On the BBC news website I read that the UK’s National Health Service was looking for 250,000 volunteers to help deliver food and medicines and drive patients to appointments. I’m an action-oriented person. I’m struggling with not being able to do anything. My husband’s cancer means we have been instructed to go into lock-down for 12 weeks. We can’t even leave our front door.
I read this article and thought: “I’m completely useless. I can’t do anything.” It felt like my husband and I were a burden. Not only were we not able to help others, but we’d need the help ourselves, delivering his chemotherapy and food! Despite this I clicked on the link to read what jobs people could volunteer for.
I was delighted to see there was in fact one role I could do from home: a “check-in and chat volunteer”, offering support over the phone to people who are self-isolating and alone. I signed up right then and there. It’s just a small thing but I feel better that I’ll be doing something. Two days later 750,000 people had volunteered. That’s 1.5% of the adult population!
If we can bear to look away from the car crash of the negative news and look at the other side, we’ll find there are many positive stories. From the smallest of acts, such as a friend of mine who took flowers round to an elderly neighbour who was alone on Mothering Sunday, to people offering their services for free on the internet; yoga lessons, online exercise classes for kids, free guitar lessons, coaching, group meditation, to name just a few. Organisations are doing their bit, too — from audiobooks that are being released for free, to theatres and opera houses broadcasting their shows on Facebook and YouTube, and Headspace (the mindfulness app) offering free sessions.
Another example of the longer-term benefits of this horrible, terrible disease is climate change. NASA’s satellite pictures of China show a marked reduction in pollution. If you look at the images side by side — January 2019 versus February 2020 — you’ll see the pollution has completely dissipated.
We fly too much, we buy too much, we work too much. Maybe one of the changes we’ll see once this dreadful time is over is that we will work less and have more time. We’ll have less money, but maybe we’ll have more time for cooking, or sitting, or listening.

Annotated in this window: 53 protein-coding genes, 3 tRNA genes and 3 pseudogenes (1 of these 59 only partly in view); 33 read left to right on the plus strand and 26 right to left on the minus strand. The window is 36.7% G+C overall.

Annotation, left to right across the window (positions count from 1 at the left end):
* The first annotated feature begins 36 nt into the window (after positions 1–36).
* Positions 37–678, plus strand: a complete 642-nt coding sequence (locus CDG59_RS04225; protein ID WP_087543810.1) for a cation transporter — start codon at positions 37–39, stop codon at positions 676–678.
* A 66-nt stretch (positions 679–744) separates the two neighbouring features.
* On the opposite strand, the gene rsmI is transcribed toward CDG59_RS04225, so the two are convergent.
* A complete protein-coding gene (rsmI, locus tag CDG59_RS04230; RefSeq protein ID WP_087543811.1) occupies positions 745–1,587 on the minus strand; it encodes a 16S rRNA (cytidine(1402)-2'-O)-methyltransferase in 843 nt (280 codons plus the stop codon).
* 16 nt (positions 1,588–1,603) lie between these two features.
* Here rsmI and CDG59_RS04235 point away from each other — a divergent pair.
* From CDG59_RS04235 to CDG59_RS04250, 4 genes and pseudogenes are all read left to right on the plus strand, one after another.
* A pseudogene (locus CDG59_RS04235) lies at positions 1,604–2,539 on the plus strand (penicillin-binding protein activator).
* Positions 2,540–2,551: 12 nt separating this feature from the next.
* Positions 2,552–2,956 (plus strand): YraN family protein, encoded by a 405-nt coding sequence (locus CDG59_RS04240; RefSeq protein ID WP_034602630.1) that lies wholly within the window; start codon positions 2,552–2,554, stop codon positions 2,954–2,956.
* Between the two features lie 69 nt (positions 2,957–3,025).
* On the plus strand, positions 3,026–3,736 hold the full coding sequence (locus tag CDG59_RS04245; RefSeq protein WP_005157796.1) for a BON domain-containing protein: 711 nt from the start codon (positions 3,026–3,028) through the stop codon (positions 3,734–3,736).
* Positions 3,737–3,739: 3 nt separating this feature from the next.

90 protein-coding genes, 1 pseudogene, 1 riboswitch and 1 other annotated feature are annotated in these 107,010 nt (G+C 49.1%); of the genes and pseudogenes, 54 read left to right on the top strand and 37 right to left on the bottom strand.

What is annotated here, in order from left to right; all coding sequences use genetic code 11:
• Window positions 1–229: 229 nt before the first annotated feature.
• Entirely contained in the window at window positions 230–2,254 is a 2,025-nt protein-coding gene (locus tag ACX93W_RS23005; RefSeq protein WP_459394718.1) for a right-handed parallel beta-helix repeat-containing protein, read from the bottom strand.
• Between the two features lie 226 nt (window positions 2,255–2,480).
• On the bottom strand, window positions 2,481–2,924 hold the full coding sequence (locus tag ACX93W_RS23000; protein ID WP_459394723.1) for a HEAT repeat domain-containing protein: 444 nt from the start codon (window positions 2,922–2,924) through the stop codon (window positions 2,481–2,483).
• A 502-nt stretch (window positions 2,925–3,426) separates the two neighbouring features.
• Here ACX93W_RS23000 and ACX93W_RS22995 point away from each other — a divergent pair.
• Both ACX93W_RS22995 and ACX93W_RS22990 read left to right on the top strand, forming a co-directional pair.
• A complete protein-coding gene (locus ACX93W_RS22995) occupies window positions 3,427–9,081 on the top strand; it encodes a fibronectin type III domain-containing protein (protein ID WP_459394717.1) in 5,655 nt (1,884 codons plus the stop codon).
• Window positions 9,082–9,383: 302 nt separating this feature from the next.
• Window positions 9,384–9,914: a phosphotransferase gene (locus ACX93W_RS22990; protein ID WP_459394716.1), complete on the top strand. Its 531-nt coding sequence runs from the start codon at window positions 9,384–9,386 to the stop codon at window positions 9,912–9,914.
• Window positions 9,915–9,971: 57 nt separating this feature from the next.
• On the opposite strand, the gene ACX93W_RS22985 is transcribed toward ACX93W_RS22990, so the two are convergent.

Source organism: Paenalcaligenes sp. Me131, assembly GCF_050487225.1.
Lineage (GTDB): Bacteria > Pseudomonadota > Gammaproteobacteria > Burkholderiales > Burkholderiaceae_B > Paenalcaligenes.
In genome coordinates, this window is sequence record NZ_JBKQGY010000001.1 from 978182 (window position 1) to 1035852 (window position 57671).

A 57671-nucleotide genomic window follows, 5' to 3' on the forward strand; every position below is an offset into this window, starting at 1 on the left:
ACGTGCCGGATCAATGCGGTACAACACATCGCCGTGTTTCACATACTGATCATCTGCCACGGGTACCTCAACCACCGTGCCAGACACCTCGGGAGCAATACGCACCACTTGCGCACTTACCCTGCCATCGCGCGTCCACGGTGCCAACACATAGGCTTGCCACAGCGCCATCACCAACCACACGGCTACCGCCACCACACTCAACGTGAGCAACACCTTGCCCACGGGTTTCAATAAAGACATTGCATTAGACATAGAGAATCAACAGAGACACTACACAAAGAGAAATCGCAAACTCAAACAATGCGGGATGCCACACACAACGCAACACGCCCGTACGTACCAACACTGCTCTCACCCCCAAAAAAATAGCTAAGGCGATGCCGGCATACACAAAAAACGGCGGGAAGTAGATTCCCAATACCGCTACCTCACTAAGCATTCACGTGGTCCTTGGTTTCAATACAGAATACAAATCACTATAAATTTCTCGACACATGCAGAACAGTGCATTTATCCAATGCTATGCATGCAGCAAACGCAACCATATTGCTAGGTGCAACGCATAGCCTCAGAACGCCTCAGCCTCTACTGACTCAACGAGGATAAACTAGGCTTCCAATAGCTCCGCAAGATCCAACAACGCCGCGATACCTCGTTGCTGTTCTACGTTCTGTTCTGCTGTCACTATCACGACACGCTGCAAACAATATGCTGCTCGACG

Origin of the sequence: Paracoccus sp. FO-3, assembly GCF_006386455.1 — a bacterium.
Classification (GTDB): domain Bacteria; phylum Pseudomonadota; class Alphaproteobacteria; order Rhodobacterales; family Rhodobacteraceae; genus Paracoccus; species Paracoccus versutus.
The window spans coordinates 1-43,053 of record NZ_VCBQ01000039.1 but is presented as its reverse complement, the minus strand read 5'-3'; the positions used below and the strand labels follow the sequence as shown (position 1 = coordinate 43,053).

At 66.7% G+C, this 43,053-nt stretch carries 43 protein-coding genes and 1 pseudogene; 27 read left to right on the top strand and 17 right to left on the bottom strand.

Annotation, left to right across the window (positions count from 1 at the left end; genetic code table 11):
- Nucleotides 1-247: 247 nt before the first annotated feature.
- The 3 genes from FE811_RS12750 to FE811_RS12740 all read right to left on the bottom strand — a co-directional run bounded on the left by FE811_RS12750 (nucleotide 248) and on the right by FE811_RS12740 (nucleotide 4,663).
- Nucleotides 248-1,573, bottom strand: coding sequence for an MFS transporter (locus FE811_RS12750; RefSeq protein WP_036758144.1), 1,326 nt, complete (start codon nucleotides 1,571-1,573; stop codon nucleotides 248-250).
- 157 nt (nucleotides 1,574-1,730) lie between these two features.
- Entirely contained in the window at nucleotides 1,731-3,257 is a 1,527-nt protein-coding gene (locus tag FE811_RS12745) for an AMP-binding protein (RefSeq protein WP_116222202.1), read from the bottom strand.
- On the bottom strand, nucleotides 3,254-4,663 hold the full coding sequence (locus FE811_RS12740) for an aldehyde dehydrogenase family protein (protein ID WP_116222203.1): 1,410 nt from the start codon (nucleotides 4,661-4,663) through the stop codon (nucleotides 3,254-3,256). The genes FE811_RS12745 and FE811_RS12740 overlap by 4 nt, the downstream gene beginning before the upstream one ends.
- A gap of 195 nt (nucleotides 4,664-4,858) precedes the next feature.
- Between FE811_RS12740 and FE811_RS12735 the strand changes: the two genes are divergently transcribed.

We are all having to grapple with new ways of being — from working at home, to connecting with loved ones and making things work in this new reality. Dickens novel is about revolution and resurrection and one moral of his story is that love involves sacrifice. I believe we will all need to sacrifice something over the next few months and maybe years if we truly want our world to change.
This won’t be easy.
As a species we can be rather slow. It takes a real catastrophe to make changes to our lives. One of my interviewees, Shaun, talked about growing problems at work followed by his wife’s severe illness which culminated in a “perfect storm”. Another interviewee’s partner had to be diagnosed with a brain tumour before he stopped working such long hours. Another was left by her husband, moved out of the marital home and put all her belongings into storage. The storage facility then burnt down with all her clothes, photos and a lifetime’s worth of important possessions. She has now given up her high-flying law career and is training to be a yoga instructor. Sometimes it takes these momentous things for us to wake from our slumber.
My father-in-law died alone two days ago in a hospital bed in Ireland. It is tragic. His wife, my mother-in-law, couldn’t visit. She couldn’t say goodbye. My husband can do nothing to help. He can’t comfort his mother (except on the phone). He can’t go to the funeral. This virus will impact us all. I’m hoping at some point in the future we can look back on this dreadful time and see it as a fork in the road.
The philosopher Jean Paul Sartre said that we live in an absurd, meaningless universe, but we are free to create our own lives and our own meaning. It is too soon for most of us. But in the future perhaps we will find some sort of meaning from this worst of times. Could it become the making of us?
This is part of a series called Spoon by Spoon — a project I’m running interviewing 100 people going through career, relationship and wider life changes. Each week I’ll share the themes — how they are getting back on track and the wisdom they are developing as they work their way through.
Photos copyright of Charlotte Sheridan